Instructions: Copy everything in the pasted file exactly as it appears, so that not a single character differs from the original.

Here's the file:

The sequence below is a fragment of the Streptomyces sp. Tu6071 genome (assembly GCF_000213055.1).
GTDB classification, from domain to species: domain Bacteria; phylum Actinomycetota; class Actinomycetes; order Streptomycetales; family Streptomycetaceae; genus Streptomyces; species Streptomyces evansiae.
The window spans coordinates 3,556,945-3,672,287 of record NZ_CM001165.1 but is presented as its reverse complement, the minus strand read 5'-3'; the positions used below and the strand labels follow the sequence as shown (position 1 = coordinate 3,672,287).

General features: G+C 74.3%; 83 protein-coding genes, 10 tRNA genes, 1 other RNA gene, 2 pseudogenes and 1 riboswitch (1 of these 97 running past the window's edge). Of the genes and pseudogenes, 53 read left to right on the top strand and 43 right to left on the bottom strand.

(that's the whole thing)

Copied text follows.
The sequence below is a fragment of the Streptomyces sp. Tu6071 genome (assembly GCF_000213055.1).
GTDB classification, from domain to species: domain Bacteria; phylum Actinomycetota; class Actinomycetes; order Streptomycetales; family Streptomycetaceae; genus Streptomyces; species Streptomyces evansiae.
The window spans coordinates 3,556,945-3,672,287 of record NZ_CM001165.1 but is presented as its reverse complement, the minus strand read 5'-3'; the positions used below and the strand labels follow the sequence as shown (position 1 = coordinate 3,672,287).

General features: G+C 74.3%; 83 protein-coding genes, 10 tRNA genes, 1 other RNA gene, 2 pseudogenes and 1 riboswitch (1 of these 97 running past the window's edge). Of the genes and pseudogenes, 53 read left to right on the top strand and 43 right to left on the bottom strand.